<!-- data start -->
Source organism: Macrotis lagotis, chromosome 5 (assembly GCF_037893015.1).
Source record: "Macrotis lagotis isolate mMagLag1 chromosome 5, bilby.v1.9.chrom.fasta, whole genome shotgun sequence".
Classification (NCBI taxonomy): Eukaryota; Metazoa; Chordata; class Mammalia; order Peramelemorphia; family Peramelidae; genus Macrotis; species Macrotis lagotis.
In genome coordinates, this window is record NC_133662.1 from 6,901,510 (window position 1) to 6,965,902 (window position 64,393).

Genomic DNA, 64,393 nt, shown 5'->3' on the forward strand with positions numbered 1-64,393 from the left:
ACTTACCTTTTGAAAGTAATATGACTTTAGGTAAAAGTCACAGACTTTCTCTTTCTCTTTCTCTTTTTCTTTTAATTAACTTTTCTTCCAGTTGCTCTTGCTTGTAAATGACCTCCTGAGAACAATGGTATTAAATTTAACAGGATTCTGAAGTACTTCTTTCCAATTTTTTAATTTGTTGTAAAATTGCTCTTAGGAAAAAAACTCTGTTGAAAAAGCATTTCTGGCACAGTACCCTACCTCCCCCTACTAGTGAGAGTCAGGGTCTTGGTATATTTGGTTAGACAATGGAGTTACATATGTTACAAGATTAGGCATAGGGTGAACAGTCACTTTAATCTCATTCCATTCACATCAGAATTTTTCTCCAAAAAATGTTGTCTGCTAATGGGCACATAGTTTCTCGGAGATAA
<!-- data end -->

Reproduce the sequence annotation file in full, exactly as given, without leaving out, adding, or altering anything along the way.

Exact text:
Source organism: Macrotis lagotis, chromosome 5 (assembly GCF_037893015.1).
Source record: "Macrotis lagotis isolate mMagLag1 chromosome 5, bilby.v1.9.chrom.fasta, whole genome shotgun sequence".
Classification (NCBI taxonomy): Eukaryota; Metazoa; Chordata; class Mammalia; order Peramelemorphia; family Peramelidae; genus Macrotis; species Macrotis lagotis.
In genome coordinates, this window is record NC_133662.1 from 6,901,510 (window position 1) to 6,965,902 (window position 64,393).

Genomic DNA, 64,393 nt, shown 5'->3' on the forward strand with positions numbered 1-64,393 from the left:
ACTTACCTTTTGAAAGTAATATGACTTTAGGTAAAAGTCACAGACTTTCTCTTTCTCTTTCTCTTTTTCTTTTAATTAACTTTTCTTCCAGTTGCTCTTGCTTGTAAATGACCTCCTGAGAACAATGGTATTAAATTTAACAGGATTCTGAAGTACTTCTTTCCAATTTTTTAATTTGTTGTAAAATTGCTCTTAGGAAAAAAACTCTGTTGAAAAAGCATTTCTGGCACAGTACCCTACCTCCCCCTACTAGTGAGAGTCAGGGTCTTGGTATATTTGGTTAGACAATGGAGTTACATATGTTACAAGATTAGGCATAGGGTGAACAGTCACTTTAATCTCATTCCATTCACATCAGAATTTTTCTCCAAAAAATGTTGTCTGCTAATGGGCACATAGTTTCTCGGAGATAA